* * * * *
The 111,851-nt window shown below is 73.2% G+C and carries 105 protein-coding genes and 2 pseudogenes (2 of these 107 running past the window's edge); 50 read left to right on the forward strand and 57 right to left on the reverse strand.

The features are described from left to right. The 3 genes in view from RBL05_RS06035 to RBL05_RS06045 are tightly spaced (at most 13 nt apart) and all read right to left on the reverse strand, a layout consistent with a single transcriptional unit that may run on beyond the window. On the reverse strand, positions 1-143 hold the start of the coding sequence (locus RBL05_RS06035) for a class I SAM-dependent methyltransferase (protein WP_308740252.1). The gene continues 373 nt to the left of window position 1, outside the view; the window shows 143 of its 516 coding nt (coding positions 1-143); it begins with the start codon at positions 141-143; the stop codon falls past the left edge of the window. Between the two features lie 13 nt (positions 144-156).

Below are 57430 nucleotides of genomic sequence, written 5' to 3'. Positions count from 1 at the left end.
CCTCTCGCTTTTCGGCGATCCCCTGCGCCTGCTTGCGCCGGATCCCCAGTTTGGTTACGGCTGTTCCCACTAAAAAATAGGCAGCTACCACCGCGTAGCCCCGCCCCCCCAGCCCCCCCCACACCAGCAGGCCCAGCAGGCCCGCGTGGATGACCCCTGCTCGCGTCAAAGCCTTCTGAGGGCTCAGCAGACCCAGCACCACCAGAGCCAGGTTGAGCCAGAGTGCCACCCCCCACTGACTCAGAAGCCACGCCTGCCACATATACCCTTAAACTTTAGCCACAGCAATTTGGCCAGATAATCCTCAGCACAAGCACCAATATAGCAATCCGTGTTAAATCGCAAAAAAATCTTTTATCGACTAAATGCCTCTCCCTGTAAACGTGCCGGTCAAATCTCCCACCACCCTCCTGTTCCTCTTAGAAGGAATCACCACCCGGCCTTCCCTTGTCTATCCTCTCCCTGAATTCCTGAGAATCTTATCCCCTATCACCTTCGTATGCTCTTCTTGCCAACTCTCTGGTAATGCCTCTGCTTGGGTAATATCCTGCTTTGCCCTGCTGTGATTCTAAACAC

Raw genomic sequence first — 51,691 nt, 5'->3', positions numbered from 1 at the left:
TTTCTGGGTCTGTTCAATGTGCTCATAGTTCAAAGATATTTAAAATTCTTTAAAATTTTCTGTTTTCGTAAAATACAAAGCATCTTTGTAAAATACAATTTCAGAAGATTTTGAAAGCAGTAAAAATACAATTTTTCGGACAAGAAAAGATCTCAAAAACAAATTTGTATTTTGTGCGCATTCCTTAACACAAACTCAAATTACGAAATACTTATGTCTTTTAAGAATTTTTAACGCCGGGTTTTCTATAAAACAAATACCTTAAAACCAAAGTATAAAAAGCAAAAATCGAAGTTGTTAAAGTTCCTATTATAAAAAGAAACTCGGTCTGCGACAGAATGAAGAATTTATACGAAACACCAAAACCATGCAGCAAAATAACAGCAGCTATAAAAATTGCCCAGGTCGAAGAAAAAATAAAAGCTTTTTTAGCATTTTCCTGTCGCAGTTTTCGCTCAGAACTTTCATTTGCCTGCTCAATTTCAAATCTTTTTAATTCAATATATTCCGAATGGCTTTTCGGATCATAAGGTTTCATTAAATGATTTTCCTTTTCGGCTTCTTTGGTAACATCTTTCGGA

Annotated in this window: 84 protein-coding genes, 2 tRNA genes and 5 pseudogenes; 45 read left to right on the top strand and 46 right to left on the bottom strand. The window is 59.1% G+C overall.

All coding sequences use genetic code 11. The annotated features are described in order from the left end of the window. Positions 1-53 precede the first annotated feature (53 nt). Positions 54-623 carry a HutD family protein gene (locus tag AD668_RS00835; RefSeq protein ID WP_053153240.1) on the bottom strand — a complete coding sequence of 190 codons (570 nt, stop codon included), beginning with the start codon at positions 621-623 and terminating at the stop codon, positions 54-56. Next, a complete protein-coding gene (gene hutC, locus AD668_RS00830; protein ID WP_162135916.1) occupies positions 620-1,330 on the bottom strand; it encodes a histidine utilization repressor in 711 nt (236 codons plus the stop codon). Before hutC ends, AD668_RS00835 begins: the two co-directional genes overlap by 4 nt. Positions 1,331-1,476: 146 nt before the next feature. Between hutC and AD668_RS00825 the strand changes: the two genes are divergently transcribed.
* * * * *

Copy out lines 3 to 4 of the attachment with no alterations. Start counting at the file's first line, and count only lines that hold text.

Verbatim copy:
Below are 57430 nucleotides of genomic sequence, written 5' to 3'. Positions count from 1 at the left end.
CCTCTCGCTTTTCGGCGATCCCCTGCGCCTGCTTGCGCCGGATCCCCAGTTTGGTTACGGCTGTTCCCACTAAAAAATAGGCAGCTACCACCGCGTAGCCCCGCCCCCCCAGCCCCCCCCACACCAGCAGGCCCAGCAGGCCCGCGTGGATGACCCCTGCTCGCGTCAAAGCCTTCTGAGGGCTCAGCAGACCCAGCACCACCAGAGCCAGGTTGAGCCAGAGTGCCACCCCCCACTGACTCAGAAGCCACGCCTGCCACATATACCCTTAAACTTTAGCCACAGCAATTTGGCCAGATAATCCTCAGCACAAGCACCAATATAGCAATCCGTGTTAAATCGCAAAAAAATCTTTTATCGACTAAATGCCTCTCCCTGTAAACGTGCCGGTCAAATCTCCCACCACCCTCCTGTTCCTCTTAGAAGGAATCACCACCCGGCCTTCCCTTGTCTATCCTCTCCCTGAATTCCTGAGAATCTTATCCCCTATCACCTTCGTATGCTCTTCTTGCCAACTCTCTGGTAATGCCTCTGCTTGGGTAATATCCTGCTTTGCCCTGCTGTGATTCTAAACAC